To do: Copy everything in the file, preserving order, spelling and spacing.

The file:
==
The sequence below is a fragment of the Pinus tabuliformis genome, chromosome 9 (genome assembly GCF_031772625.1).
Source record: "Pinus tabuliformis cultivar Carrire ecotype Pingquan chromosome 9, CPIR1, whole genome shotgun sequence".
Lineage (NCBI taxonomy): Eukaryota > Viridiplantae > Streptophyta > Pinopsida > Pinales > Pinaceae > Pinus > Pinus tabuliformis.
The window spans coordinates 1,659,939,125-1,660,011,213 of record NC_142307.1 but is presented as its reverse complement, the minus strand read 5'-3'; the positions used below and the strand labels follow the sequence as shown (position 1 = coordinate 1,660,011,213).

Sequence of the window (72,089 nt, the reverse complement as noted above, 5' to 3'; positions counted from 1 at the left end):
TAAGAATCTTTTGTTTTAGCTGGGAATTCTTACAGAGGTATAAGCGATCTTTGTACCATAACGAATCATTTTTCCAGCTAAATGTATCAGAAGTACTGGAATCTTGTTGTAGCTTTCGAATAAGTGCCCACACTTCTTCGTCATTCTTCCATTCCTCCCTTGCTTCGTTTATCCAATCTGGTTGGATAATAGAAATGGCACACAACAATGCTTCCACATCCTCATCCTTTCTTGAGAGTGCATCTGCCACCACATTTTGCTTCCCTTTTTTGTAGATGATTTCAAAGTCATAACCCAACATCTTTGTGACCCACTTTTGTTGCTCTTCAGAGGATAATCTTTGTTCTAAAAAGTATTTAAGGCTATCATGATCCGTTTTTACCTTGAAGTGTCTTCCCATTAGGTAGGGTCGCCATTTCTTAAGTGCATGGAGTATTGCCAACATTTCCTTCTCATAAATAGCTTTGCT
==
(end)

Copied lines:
The sequence below is a fragment of the Pinus tabuliformis genome, chromosome 9 (genome assembly GCF_031772625.1).
Source record: "Pinus tabuliformis cultivar Carrire ecotype Pingquan chromosome 9, CPIR1, whole genome shotgun sequence".
Lineage (NCBI taxonomy): Eukaryota > Viridiplantae > Streptophyta > Pinopsida > Pinales > Pinaceae > Pinus > Pinus tabuliformis.
The window spans coordinates 1,659,939,125-1,660,011,213 of record NC_142307.1 but is presented as its reverse complement, the minus strand read 5'-3'; the positions used below and the strand labels follow the sequence as shown (position 1 = coordinate 1,660,011,213).

Sequence of the window (72,089 nt, the reverse complement as noted above, 5' to 3'; positions counted from 1 at the left end):
TAAGAATCTTTTGTTTTAGCTGGGAATTCTTACAGAGGTATAAGCGATCTTTGTACCATAACGAATCATTTTTCCAGCTAAATGTATCAGAAGTACTGGAATCTTGTTGTAGCTTTCGAATAAGTGCCCACACTTCTTCGTCATTCTTCCATTCCTCCCTTGCTTCGTTTATCCAATCTGGTTGGATAATAGAAATGGCACACAACAATGCTTCCACATCCTCATCCTTTCTTGAGAGTGCATCTGCCACCACATTTTGCTTCCCTTTTTTGTAGATGATTTCAAAGTCATAACCCAACATCTTTGTGACCCACTTTTGTTGCTCTTCAGAGGATAATCTTTGTTCTAAAAAGTATTTAAGGCTATCATGATCCGTTTTTACCTTGAAGTGTCTTCCCATTAGGTAGGGTCGCCATTTCTTAAGTGCATGGAGTATTGCCAACATTTCCTTCTCATAAATAGCTTTGCT